Genomics working for the economy and the environment

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Wednesday October 15, 2014

Genomics working for the economy and the environment

Two new Québec projects in genomic research selected under the Genomics Application Partnership Program (GAPP), a Canadian competition organized by Genome Canada. GAPP was created to encourage partnerships between university researchers and industry users.

"What is most encouraging and promising is the way this program aligns university research with industry needs, generating momentum toward innovation.”, stated Marc LePage.

The two selected projects are:

Elanco and Concordia University: A major international partnership
Professor Adrian Tsang of Concordia University has forged a partnership with Elanco, a leading U.S.-based animal health company. His project is aiming to improve pork and poultry feed with a next-generation enzyme supplement. In Canada alone, the pork and poultry industries spend 70% of their production costs on animal feed. Unfortunately, nearly one-quarter of the feed goes to waste since the animals do not have the enzymes to digest it properly. The products to come out of this project should significantly improve feed efficiency, leading to higher profit margins for producers. “For us, this project is about much more than just numbers. It will, of course, improve productivity, but more importantly, we believe that innovation in animal productivity is a vital and sustainable solution to feeding the world’s growing population,” explains Allan Boonstra, Director at Elanco Canada.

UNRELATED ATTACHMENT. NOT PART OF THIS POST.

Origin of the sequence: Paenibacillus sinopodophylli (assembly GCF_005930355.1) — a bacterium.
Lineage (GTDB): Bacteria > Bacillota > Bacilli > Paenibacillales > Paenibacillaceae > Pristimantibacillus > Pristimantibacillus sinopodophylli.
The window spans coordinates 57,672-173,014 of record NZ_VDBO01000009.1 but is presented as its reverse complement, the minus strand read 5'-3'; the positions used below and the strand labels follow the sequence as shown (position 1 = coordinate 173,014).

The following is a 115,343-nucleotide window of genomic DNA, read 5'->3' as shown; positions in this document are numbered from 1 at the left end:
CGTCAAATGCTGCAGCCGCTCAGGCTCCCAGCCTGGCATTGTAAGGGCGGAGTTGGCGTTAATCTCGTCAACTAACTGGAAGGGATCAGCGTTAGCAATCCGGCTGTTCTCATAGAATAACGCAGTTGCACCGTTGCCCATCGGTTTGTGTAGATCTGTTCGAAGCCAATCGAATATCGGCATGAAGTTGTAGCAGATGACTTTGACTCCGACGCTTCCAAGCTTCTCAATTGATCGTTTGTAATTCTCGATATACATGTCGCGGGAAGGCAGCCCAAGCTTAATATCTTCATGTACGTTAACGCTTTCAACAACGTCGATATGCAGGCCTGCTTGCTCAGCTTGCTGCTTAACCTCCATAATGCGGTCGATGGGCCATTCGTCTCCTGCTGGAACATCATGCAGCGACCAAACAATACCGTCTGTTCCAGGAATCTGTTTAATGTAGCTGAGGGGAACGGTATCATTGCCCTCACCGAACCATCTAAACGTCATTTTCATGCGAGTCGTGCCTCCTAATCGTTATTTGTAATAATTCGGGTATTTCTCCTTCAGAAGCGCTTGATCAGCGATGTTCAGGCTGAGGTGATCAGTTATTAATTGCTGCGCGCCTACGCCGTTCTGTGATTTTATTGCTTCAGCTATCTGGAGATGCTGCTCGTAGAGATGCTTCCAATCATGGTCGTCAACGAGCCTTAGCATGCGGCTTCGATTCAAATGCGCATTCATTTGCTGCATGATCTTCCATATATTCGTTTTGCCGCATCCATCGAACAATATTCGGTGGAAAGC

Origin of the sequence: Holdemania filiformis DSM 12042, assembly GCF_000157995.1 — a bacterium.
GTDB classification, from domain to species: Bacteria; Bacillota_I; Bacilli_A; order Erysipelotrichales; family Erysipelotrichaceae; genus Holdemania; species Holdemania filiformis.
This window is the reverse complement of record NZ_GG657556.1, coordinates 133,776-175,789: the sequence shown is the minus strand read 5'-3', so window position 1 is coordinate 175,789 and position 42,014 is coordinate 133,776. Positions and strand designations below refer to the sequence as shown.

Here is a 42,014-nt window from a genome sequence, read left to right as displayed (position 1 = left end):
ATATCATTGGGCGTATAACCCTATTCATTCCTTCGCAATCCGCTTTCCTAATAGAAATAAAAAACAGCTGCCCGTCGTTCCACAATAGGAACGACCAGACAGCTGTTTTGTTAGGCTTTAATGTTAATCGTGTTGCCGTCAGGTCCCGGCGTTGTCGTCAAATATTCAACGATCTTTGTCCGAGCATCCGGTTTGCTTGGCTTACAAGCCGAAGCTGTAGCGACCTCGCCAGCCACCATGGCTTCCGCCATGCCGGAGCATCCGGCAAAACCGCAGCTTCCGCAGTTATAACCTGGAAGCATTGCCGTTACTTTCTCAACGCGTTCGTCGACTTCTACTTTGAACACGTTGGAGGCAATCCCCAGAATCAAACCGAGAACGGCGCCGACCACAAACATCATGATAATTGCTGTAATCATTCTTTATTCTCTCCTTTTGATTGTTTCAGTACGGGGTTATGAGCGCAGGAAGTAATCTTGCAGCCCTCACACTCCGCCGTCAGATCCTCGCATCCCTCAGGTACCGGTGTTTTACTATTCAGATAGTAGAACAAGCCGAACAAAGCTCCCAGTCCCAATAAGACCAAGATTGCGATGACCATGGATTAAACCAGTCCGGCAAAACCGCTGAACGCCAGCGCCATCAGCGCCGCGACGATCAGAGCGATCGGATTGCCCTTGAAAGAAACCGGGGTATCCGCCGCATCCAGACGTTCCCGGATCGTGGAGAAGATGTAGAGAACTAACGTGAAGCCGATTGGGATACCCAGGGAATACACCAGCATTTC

To learn more on this project


Agropur and Université Laval: Improving the prosperity of the Québec cheese industry

The second project, which focuses on supporting the cheese industry, is spearheaded by Professor Steve Labrie of Université Laval in partnership with Agropur, the largest dairy cooperative in Canada and one of the leading dairy processors in North America. Cheesemaking is a highly complex operation and a less-than-optimal ripening process compromises shelf life, causes product returns and leads to significant production delays, which all have a negative impact on profitability.

To address these problems, Agropur will use genomics to market competitive products in greater quantities and ensure better revenues for the members of the cooperative. “With this research program, we will be able to develop a new genetic tool very rapidly to help us better control production, limit losses and make high quality cheeses with a longer shelf life and fewer returns,” Michel Pouliot, Vice-President, Research and Development at Agropur, explains.

To learn more on this project


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